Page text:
Honeymoon is a romantic name for a decidedly unromantic little café/restaurant in Hounslow, an area that may conjure up many images, but rarely those of young love (Hounslow was notorious for highwaymen that preyed on travellers in the 18th century, but is now an area of anonymous offices). This is an informal place serving South Indian and Sri Lankan food, and seems to have a thriving takeaway business in addition to the dining room. It is not really a place to linger, with a tiled floor, paper tablecloths and basic furnishings. At the back of the dining room is a bar over which is an eerie green light, suggesting that you have strayed onto the set of a 1950s sci-fi film.
The lengthy menu has dosas at just £3.50, and main course curries mostly well under £10. In India dosas and uttapham are eaten at breakfast, but in the UK they have become synonymous with South Indian cooking. The masala dosa I tried was rather limp in texture (dosas are made on a hot iron griddle rather like a pancake, but should end up as with a thin but firm container for its spiced potato filling) yet its filling was pleasant and reasonably spiced (11/20). Better was uttapham, a sort of Indian pizza, here topped with onion and red chillies, with a good base and distinct spices (12/20). The sambal and coconut chutney served with these dishes were both above average, with vibrant spicing.
For our main course, a king fish curry was disappointing, the sauce itself having some ginger and reasonable balance of spices, but the king fish was just scraps of fish served on the bone, with very little fish at all (10/20). Chilli chicken was better, stir-fried with red bell peppers, chillis and onion. The chicken was of pretty low quality but was cooked fine, though there was very little of it relative to the cheaper onion and peppers (11/20). Naan looked dried out but was acceptably supple (11/20) but paratha was much better, which is perhaps to be expected from a South Indian restaurant: here it was freshly made, supple and avoided any greasiness (13/20). Aloo gobi had a rather odd, creamy texture, but the potato and cauliflower themselves had retained some texture (just about 11/20).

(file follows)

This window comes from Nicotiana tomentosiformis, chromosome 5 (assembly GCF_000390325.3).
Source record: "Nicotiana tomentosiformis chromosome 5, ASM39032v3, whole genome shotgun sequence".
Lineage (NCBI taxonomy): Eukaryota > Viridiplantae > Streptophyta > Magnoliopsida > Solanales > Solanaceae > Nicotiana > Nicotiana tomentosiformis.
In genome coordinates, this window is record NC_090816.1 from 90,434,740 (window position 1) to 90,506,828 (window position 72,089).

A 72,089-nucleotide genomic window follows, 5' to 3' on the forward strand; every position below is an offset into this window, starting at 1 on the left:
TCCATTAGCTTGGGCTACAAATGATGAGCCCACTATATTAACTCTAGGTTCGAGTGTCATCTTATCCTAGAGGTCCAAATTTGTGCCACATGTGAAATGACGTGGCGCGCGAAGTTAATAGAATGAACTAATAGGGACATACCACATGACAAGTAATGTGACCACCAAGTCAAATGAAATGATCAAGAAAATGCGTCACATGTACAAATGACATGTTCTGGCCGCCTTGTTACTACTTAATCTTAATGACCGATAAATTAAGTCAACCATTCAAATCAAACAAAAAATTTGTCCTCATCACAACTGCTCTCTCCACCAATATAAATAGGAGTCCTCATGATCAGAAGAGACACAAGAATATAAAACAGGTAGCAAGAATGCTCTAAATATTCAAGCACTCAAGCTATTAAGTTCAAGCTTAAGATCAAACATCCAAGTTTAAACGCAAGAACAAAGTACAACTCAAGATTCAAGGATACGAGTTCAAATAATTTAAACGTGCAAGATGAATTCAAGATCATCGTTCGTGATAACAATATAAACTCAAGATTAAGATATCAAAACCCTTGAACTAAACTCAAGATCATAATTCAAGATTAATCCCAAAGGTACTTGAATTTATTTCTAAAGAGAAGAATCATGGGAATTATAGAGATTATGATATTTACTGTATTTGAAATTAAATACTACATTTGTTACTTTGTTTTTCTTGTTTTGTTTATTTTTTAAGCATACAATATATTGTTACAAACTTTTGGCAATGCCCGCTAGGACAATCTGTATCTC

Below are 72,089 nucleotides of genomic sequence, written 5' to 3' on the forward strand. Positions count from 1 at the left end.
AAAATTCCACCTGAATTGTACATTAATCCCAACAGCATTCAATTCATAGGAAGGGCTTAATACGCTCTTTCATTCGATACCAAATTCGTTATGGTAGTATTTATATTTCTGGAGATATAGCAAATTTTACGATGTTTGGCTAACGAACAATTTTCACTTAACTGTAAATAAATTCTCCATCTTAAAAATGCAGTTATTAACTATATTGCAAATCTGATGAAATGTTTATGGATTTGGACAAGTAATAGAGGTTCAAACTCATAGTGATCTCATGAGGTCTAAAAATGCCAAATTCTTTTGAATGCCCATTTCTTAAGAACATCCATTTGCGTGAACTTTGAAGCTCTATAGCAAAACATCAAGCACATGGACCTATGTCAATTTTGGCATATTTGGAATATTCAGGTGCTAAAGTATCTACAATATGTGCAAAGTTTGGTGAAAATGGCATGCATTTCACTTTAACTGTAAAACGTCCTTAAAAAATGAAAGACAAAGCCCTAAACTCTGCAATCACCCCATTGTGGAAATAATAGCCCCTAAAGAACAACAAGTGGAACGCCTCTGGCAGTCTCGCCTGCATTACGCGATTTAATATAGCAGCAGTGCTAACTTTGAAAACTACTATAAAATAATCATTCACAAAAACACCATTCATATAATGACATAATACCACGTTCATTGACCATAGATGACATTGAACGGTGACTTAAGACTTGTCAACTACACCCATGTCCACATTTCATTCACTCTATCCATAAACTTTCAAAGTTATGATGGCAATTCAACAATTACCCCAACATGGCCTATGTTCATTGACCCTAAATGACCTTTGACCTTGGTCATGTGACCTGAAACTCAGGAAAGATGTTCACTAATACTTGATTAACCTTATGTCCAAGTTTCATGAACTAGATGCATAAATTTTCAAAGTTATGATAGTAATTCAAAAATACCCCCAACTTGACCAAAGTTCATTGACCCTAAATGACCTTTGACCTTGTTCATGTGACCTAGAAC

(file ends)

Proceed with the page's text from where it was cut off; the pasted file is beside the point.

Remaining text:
Service was capable and friendly. At £22 a head including drinks, it is certainly reasonably priced. If you ever come here, then stick to the South Indian dishes.